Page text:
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Innovation is everyone's job: DBS' Neal Cross

Nurdianah Md Nur | Sept. 14, 2015
The Singapore bank's Chief Innovation Officer shares tips on how to encourage innovation across an organisation.

The job of our innovation group is to get the rest of the bank to innovate — we're all about being inclusive. There are a number of ways to do that. If you want to include everyone inside the organisation, do something like crowdsourcing, in which you get everyone in the company to contribute ideas, comment on them, and collaborate to bring them to life. That's a good way of warming them up.

Another way is to introduce employees to the innovation ecosystem by enabling them to collaborate on innovative ideas with startups, industry partners, and universities. The important thing is to bring in new processes — you need to bring in things like design thinking, experimentation and lean startups. These will help employees frame their thinking to be more innovative.

Leaders also need to change how they reward employees. Employees that embark on innovation projects should be highlighted and rewarded, even if the project is not successful. It is important to celebrate failure because if people aren't failing, they're not being ambitious or trying hard enough.

Innovation is said to be based on ideas. However, it is not viable for organisations to pursue every single idea proposed. How should leaders decide if an idea should be embarked on or not?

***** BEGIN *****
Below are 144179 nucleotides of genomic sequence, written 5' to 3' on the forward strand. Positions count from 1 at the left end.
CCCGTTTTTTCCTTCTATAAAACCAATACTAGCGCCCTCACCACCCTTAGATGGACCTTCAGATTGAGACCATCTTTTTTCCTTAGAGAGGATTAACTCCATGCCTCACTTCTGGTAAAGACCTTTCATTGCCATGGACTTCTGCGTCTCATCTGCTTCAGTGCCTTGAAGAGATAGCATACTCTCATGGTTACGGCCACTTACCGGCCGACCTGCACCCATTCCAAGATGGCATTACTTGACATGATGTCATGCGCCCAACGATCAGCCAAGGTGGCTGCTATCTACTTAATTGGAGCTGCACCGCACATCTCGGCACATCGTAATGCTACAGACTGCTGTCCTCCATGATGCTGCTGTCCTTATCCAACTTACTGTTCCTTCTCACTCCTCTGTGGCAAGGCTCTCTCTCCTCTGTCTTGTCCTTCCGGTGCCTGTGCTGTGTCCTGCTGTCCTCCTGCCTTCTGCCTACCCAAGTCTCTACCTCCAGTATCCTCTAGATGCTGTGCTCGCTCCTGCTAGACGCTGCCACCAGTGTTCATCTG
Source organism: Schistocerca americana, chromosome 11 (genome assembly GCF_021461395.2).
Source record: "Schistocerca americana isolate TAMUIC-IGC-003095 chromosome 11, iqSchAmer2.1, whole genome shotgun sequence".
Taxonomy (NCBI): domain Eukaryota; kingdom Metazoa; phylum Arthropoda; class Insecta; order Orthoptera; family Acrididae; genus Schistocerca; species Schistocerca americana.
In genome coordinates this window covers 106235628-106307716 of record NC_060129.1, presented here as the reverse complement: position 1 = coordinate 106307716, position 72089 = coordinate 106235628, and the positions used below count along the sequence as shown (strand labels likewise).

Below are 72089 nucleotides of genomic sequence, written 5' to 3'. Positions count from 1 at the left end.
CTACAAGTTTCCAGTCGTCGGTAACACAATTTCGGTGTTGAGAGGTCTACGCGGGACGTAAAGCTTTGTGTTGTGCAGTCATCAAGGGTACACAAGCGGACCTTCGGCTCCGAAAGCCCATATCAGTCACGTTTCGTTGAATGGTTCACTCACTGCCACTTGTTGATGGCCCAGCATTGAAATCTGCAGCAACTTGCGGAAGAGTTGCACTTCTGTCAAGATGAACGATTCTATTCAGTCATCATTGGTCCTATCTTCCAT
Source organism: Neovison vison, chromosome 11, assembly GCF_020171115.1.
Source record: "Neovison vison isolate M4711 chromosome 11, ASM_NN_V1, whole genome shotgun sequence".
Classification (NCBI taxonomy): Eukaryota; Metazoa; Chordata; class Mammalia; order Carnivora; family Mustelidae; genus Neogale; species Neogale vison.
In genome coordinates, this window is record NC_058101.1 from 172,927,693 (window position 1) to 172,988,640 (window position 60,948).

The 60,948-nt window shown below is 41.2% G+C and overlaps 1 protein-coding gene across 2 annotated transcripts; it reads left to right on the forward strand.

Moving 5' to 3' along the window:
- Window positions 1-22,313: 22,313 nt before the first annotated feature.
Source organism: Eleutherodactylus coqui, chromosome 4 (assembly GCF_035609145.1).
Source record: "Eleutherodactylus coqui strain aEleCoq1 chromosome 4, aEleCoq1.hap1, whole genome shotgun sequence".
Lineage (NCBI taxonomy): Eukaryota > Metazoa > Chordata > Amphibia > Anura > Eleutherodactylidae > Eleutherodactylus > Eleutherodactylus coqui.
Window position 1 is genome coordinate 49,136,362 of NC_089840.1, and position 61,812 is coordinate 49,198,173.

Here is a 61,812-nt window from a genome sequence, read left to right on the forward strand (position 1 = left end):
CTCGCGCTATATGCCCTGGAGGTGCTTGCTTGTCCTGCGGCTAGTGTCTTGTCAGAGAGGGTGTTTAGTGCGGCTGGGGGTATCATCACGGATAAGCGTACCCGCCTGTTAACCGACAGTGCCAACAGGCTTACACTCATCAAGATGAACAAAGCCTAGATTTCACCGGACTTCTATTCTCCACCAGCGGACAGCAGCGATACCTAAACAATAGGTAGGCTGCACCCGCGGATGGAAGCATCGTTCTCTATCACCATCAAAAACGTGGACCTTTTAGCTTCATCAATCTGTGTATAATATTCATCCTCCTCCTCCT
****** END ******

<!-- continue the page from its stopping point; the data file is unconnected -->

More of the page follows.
Firstly, innovation is not about ideas - instead, it is about culture.

Next, the problem with innovation today is that companies are building innovative products without consulting the customers/end-users. To counter this, organisations should rapidly come up with ideas and innovation, then visualise them in a cheap way -for example, drawing it out on paper- before proposing the new idea/ "offering" to customers for their feedback. After which, organisations need to tweak their offering based on the customers' comments and present the improved product to the customers again. The tweaking process will continue till the customers say that the revised product is the exact thing that they are looking for to meet their needs. These customers can be internal customers, such as staff or partners, or external customers.

So, in short, a lot of rapid prototyping is needed, and take your ego out of the innovation process — you don't know best; only the customers know what they want.

What's the one point that you'd like the delegates to take away from your presentation?
The single most important thing about innovation is just go out and do something, even if it fails because unless you're failing, you're not being ambitious enough. But do it in a safe place where it's not going to hurt customers, such as in a sandbox.

In this world of disruption, if you're moving too slowly, you're not going to be around forever. So be ambitious, try something, fail, pick yourself up, try again and succeed. 


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